The Nebraska Department of Labor reports the state unemployment rate dipped to 2.9% in December, two-tenths of a percent lower than the rate in November.
Bureau of Business Research Director Eric Thompson at the University of Nebraska-Lincoln says the long-term forecast sees solid growth for the state economy.
“About four percent per year, which will be about two percent greater than the inflation rate, so we will have some real growth in income,” Thompson tells Nebraska Radio Network affiliate KLIN. “And that will partly be due to people working more, but will also be due to some real growth in hourly wages which is not something that we’ve had a lot of recently. So, that’s a big positive for the economy.”
The forecast by the Bureau of Business Research expects Nebraska to add more than 32,000 jobs through 2017.
Many of those new jobs will come in the construction industry with an expected upswing in new home, commercial, and road construction.
Nebraska has enjoyed a very strong state economy, which has driven the unemployment rate to one of the lowest in the country, often only exceeded by North Dakota, which has benefitted greatly from the surge in jobs linked to the Bakken oil fields.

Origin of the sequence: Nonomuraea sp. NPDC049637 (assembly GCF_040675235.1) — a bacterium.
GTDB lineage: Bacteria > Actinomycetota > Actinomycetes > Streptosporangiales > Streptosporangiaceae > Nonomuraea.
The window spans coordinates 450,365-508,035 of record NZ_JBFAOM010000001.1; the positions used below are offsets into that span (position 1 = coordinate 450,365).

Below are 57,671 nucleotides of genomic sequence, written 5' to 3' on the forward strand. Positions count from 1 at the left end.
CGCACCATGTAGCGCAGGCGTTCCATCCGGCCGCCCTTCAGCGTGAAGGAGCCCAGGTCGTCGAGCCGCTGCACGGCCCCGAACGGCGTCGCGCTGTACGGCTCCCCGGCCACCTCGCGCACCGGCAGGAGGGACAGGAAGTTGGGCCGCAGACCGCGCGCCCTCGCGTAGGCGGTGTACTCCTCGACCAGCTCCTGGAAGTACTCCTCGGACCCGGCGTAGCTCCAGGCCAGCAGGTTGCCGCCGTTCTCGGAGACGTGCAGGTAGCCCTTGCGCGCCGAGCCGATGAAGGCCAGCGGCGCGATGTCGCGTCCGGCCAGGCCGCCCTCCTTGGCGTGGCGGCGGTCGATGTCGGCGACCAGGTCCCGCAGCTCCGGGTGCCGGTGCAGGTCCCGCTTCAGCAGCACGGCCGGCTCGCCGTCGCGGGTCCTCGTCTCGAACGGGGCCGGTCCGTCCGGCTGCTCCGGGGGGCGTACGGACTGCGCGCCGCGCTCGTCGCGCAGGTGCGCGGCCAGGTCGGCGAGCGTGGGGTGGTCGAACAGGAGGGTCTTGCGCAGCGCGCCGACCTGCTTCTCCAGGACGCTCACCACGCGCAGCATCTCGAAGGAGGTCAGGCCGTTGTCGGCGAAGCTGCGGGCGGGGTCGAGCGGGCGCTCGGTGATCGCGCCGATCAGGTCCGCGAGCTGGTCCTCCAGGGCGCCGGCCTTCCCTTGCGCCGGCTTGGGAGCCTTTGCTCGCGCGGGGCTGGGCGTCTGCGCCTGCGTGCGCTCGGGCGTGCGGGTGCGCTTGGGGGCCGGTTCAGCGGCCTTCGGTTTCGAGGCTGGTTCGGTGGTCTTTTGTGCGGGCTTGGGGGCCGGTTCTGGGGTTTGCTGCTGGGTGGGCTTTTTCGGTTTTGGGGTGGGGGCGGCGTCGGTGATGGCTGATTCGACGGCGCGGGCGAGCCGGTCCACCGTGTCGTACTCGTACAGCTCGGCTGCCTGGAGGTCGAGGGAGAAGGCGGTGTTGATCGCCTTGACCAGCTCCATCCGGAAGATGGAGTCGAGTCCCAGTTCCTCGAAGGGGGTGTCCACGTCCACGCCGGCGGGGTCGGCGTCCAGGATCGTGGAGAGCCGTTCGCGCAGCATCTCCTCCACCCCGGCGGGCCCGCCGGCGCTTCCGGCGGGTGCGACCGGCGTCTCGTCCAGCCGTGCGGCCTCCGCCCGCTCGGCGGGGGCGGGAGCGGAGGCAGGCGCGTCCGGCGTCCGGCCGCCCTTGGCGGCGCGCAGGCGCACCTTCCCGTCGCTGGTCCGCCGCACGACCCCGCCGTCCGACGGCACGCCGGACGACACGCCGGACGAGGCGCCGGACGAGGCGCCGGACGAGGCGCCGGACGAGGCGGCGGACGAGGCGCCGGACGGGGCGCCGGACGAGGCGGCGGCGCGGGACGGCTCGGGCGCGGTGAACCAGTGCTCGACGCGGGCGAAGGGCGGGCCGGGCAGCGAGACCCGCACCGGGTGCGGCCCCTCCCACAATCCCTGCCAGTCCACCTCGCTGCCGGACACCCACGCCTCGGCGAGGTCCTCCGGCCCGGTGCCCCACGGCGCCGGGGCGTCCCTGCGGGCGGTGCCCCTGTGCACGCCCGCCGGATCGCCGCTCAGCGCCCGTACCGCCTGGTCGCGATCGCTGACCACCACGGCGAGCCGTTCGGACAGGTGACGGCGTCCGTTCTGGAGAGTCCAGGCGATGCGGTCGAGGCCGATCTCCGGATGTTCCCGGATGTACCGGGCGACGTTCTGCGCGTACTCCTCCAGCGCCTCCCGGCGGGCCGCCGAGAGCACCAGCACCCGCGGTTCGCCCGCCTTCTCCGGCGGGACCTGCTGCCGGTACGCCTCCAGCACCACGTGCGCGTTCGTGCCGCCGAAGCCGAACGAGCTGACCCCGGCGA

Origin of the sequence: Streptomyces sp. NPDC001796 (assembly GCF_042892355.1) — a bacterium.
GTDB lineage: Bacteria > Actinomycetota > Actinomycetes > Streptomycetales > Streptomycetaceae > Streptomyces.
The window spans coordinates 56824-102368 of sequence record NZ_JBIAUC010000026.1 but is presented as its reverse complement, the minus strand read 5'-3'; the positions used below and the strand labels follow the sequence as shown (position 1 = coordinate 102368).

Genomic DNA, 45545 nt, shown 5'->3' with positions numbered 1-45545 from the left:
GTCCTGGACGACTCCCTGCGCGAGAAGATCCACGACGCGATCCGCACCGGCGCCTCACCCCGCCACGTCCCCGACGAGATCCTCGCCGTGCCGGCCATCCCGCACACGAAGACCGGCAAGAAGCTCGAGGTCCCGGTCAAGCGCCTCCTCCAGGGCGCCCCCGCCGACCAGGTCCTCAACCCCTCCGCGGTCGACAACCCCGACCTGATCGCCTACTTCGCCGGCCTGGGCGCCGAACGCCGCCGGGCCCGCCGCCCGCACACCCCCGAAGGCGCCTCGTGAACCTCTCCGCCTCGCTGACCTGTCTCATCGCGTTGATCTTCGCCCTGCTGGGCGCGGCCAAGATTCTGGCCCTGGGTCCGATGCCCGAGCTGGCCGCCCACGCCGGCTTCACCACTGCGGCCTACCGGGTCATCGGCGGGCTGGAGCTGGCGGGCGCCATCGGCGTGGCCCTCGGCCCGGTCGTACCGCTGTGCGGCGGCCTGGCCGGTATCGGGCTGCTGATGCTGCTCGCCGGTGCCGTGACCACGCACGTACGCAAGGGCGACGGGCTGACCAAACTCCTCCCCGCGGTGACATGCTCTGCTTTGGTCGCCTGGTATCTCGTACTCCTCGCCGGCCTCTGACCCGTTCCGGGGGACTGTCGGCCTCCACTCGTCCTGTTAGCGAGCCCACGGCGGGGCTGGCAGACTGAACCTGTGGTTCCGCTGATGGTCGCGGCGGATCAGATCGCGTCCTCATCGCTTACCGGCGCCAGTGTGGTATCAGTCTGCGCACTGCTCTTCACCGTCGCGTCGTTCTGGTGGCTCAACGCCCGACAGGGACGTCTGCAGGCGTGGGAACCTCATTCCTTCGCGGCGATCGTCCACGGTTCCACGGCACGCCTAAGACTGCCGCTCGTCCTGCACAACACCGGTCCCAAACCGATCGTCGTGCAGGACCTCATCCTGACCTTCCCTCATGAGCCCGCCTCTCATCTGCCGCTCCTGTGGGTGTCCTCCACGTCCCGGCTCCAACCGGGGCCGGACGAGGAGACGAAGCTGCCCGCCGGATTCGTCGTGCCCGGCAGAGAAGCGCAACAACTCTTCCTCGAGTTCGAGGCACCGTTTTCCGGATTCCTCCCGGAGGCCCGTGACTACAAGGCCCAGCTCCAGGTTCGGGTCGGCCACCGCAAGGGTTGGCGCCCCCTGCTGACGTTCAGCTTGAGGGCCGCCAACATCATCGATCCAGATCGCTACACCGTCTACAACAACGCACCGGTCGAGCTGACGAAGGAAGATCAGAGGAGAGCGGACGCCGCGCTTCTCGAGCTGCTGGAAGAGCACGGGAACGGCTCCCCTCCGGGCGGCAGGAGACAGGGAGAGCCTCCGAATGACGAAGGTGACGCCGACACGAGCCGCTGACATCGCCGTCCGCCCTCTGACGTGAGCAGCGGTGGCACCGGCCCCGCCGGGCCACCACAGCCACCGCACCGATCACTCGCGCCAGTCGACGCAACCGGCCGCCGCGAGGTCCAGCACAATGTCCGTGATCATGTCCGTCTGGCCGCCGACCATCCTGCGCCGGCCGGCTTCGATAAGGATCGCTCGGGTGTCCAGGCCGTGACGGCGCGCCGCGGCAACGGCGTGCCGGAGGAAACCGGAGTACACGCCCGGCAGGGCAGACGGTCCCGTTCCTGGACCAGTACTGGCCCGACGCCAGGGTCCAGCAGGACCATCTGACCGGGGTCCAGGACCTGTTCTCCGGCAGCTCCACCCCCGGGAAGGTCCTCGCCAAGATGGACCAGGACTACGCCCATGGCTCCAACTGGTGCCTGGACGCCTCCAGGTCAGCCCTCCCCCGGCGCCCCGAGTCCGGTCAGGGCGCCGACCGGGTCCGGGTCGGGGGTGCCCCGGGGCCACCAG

Thompson, though, says Nebraska’s economic growth has limits, which he says will spur only modest economic growth in the near future.
“Not spectacular, but positive,” according to Thompson. “I don’t think we’ll grow quite as fast as the nation in the next few years and the reason for that is we’re just not going to have as strong a population growth as the rest of the country, so that will hold us back a little bit. But, for the people who are here, we’ll have the jobs we need by and large.”
For the state’s two biggest cities, the Omaha metropolitan unemployment rate stands at 3.2% percent with Lincoln at 2.5%.
The national unemployment rate is 5.6%.